Shirley Temple BlackShirley Temple Black(actress, born April 23, 1928, Santa Monica, California; died, February 10, 2014, Woodside, California) From the start, Shirley Temple had what the camera loves: bright eyes and a curly top, a magical presence and irrepressible charm -- and an amazing talent. President, Franklin Delano Roosevelt, proclaimed that "as long as our country has Shirley Temple, we will be all right." She was the star of more than forty motion pictures, most of them made during the 1930s before she had celebrated her 12th birthday. The recipient of a special Academy Award for her performance in Bright Eyes, Shirley Temple became a unique symbol of American movies and a joyous tonic for a nation greatly troubled by the Great Depression. She was a household name throughout the nation and the world. Shirley Temple Black
(actress, born April 23, 1928, Santa Monica, California; died, February 10, 2014, Woodside, California) From the start, Shirley Temple had what the camera loves: bright eyes and a curly top, a magical presence and irrepressible charm -- and an amazing talent. President, Franklin Delano Roosevelt, proclaimed that "as long as our country has Shirley Temple, we will be all right." She was the star of more than forty motion pictures, most of them made during the 1930s before she had celebrated her 12th birthday. The recipient of a special Academy Award for her performance in Bright Eyes, Shirley Temple became a unique symbol of American movies and a joyous tonic for a nation greatly troubled by the Great Depression. She was a household name throughout the nation and the world.
Her father was a banker and her mother a housewife, yet Shirley's future in show business was all but ordained. Her mother claimed that Shiriey's very first words were a lyric to a Rudy Vallee song. Baby Burlesque, a movie studio that specialized in slightly wicked parodies of movie hits--with tiny tots in roles made famous by adult stars--gave Shirley her first professional work. Soon, the precocious little girl with adorable dimples was playing Jane to a pint-sized Tarzan and Wild West femme fatale to cowboys in diapers. Her saucy, wide-eyed impersonation of Marlene Dietrich destroying the hearts of baby legionaries with a pout and a song that can still raise an eyebrow or two. By 1933, the Hayes Code put a stop to Baby Burlesque productions and the hard-working five year-old found herself unemployed along with the rest of the country. Not for long, though. A year later at Fox Studios, she graduated from contract player to full-blown star with just one picture.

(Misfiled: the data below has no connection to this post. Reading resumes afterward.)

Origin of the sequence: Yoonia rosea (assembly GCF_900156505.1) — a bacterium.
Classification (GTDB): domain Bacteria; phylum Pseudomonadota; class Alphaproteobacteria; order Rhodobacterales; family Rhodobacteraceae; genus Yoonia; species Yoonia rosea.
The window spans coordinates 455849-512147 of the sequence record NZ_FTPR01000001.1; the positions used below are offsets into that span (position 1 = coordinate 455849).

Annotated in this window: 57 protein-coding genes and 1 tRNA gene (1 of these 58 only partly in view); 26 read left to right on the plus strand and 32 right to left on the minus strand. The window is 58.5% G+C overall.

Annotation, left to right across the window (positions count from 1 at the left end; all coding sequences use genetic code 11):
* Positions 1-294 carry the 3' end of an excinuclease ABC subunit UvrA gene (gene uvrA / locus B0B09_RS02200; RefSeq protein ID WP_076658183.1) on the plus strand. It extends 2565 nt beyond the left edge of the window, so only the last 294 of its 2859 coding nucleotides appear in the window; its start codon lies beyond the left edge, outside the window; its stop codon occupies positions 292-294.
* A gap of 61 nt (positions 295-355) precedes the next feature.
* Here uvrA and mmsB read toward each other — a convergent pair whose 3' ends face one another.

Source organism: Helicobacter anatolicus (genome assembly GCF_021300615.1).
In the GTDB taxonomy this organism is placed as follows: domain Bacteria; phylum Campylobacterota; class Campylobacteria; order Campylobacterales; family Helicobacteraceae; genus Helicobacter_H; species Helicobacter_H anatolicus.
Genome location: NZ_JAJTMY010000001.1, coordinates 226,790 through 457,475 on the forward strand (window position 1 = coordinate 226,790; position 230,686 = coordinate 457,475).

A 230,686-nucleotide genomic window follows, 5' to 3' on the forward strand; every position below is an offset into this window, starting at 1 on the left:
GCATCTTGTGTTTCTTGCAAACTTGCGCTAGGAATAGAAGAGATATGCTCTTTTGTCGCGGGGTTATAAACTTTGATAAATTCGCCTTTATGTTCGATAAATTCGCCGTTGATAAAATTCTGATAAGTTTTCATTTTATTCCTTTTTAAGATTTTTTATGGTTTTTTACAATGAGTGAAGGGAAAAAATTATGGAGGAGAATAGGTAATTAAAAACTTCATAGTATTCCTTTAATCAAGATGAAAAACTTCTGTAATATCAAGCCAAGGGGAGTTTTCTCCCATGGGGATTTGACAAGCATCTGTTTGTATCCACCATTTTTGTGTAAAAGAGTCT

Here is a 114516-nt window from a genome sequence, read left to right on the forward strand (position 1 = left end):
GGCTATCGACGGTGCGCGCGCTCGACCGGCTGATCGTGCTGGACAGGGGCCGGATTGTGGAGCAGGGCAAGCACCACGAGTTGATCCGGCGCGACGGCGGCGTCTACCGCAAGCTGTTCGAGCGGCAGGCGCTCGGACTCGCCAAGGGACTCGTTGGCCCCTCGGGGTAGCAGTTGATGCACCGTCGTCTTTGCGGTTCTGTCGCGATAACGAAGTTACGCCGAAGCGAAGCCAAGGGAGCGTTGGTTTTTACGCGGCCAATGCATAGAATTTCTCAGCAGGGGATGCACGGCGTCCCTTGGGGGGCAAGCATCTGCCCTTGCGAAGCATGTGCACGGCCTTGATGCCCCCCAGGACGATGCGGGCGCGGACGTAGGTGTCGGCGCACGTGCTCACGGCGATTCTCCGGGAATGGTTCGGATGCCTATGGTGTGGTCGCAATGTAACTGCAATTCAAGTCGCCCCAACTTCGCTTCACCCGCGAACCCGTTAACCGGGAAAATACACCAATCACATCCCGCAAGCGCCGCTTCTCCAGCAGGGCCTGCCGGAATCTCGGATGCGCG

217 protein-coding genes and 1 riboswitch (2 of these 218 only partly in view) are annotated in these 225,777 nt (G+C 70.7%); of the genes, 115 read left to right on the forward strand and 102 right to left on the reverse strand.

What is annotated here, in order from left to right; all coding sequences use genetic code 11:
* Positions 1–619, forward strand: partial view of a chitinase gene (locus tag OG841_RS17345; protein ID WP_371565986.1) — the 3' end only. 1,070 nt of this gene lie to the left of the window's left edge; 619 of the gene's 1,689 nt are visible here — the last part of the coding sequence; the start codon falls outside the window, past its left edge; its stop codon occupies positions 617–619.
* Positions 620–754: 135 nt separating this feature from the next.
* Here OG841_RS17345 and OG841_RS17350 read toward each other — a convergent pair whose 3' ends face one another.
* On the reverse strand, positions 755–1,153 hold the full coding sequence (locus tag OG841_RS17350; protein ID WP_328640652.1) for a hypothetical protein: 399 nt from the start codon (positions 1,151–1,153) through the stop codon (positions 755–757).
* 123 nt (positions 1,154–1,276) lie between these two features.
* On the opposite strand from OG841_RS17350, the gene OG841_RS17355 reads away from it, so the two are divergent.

Stand Up and Cheer was released in 1934, became a national sensation, and Shirley Temple has personified young Hollywood ever since. On screen Shirley had the wondrous ability to radiate sheer happiness, she was everything Depression-era parents wanted their children to be. Only six years old, Shirley had already made 20 films. On loan to Paramount, she catapulted to international fame with Little Miss Marker, based on the classic Damon Runyon story. Fox welcomed back its prized star with the first of several custom-made showcases, Baby Take a Bow. Later the studio released Bright Eyes, featuring a fully dimensional character that gave Shirley an opportunity, for the first time, to demonstrate her dramatic gifts alongside her song-and-dance expertise. It solidified the formula that would serve Shirley so well in future roles: ragamuffin clothes, parents in peril, boundless optimism, and an uncanny ability to melt the hardest of adult hearts. It also introduced Shirley Temple's signature song, "On the Good Ship Lollipop," which sold half-a-million copies, and earned its star a special Academy Award.